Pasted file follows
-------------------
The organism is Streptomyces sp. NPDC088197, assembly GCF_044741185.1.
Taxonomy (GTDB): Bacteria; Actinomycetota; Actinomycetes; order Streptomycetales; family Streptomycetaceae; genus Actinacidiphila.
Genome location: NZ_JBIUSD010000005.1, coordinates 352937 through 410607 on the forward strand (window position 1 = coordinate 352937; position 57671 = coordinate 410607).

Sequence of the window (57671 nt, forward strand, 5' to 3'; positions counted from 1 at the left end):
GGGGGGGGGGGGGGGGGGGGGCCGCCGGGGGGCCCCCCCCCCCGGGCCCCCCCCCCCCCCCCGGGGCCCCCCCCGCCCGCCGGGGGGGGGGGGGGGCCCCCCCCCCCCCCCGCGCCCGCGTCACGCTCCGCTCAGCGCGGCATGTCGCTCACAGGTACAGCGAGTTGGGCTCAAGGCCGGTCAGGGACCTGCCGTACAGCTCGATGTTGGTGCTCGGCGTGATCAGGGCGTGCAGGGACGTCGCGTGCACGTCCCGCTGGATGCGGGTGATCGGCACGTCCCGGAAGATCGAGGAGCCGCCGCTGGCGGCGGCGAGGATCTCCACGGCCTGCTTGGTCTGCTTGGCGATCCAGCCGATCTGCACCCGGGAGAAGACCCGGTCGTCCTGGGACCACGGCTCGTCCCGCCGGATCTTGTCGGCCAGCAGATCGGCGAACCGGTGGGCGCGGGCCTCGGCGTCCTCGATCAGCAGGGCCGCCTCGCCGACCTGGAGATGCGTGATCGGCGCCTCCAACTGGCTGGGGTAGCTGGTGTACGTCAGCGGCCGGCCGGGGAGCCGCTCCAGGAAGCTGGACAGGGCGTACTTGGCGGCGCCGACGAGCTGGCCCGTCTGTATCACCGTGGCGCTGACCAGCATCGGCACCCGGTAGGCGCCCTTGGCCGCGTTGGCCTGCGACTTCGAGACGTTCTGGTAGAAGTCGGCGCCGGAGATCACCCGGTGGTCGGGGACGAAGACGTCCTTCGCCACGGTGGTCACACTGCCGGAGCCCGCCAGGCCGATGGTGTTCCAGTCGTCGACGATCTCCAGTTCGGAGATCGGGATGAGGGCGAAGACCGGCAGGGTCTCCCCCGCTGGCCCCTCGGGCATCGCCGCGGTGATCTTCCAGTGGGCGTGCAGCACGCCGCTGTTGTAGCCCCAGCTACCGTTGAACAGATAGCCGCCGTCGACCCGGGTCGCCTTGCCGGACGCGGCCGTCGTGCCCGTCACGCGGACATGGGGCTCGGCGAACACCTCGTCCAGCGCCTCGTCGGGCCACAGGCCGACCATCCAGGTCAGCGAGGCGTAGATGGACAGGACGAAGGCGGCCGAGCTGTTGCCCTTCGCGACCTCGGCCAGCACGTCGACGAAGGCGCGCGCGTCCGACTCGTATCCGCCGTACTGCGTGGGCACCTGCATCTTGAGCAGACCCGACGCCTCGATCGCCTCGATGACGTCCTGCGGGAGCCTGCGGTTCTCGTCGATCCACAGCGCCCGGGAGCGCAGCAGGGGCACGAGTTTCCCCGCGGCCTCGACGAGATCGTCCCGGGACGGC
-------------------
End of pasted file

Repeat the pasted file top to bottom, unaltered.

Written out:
The organism is Streptomyces sp. NPDC088197, assembly GCF_044741185.1.
Taxonomy (GTDB): Bacteria; Actinomycetota; Actinomycetes; order Streptomycetales; family Streptomycetaceae; genus Actinacidiphila.
Genome location: NZ_JBIUSD010000005.1, coordinates 352937 through 410607 on the forward strand (window position 1 = coordinate 352937; position 57671 = coordinate 410607).

Sequence of the window (57671 nt, forward strand, 5' to 3'; positions counted from 1 at the left end):
GGGGGGGGGGGGGGGGGGGGGCCGCCGGGGGGCCCCCCCCCCCGGGCCCCCCCCCCCCCCCCGGGGCCCCCCCCGCCCGCCGGGGGGGGGGGGGGGCCCCCCCCCCCCCCCGCGCCCGCGTCACGCTCCGCTCAGCGCGGCATGTCGCTCACAGGTACAGCGAGTTGGGCTCAAGGCCGGTCAGGGACCTGCCGTACAGCTCGATGTTGGTGCTCGGCGTGATCAGGGCGTGCAGGGACGTCGCGTGCACGTCCCGCTGGATGCGGGTGATCGGCACGTCCCGGAAGATCGAGGAGCCGCCGCTGGCGGCGGCGAGGATCTCCACGGCCTGCTTGGTCTGCTTGGCGATCCAGCCGATCTGCACCCGGGAGAAGACCCGGTCGTCCTGGGACCACGGCTCGTCCCGCCGGATCTTGTCGGCCAGCAGATCGGCGAACCGGTGGGCGCGGGCCTCGGCGTCCTCGATCAGCAGGGCCGCCTCGCCGACCTGGAGATGCGTGATCGGCGCCTCCAACTGGCTGGGGTAGCTGGTGTACGTCAGCGGCCGGCCGGGGAGCCGCTCCAGGAAGCTGGACAGGGCGTACTTGGCGGCGCCGACGAGCTGGCCCGTCTGTATCACCGTGGCGCTGACCAGCATCGGCACCCGGTAGGCGCCCTTGGCCGCGTTGGCCTGCGACTTCGAGACGTTCTGGTAGAAGTCGGCGCCGGAGATCACCCGGTGGTCGGGGACGAAGACGTCCTTCGCCACGGTGGTCACACTGCCGGAGCCCGCCAGGCCGATGGTGTTCCAGTCGTCGACGATCTCCAGTTCGGAGATCGGGATGAGGGCGAAGACCGGCAGGGTCTCCCCCGCTGGCCCCTCGGGCATCGCCGCGGTGATCTTCCAGTGGGCGTGCAGCACGCCGCTGTTGTAGCCCCAGCTACCGTTGAACAGATAGCCGCCGTCGACCCGGGTCGCCTTGCCGGACGCGGCCGTCGTGCCCGTCACGCGGACATGGGGCTCGGCGAACACCTCGTCCAGCGCCTCGTCGGGCCACAGGCCGACCATCCAGGTCAGCGAGGCGTAGATGGACAGGACGAAGGCGGCCGAGCTGTTGCCCTTCGCGACCTCGGCCAGCACGTCGACGAAGGCGCGCGCGTCCGACTCGTATCCGCCGTACTGCGTGGGCACCTGCATCTTGAGCAGACCCGACGCCTCGATCGCCTCGATGACGTCCTGCGGGAGCCTGCGGTTCTCGTCGATCCACAGCGCCCGGGAGCGCAGCAGGGGCACGAGTTTCCCCGCGGCCTCGACGAGATCGTCCCGGGACGGC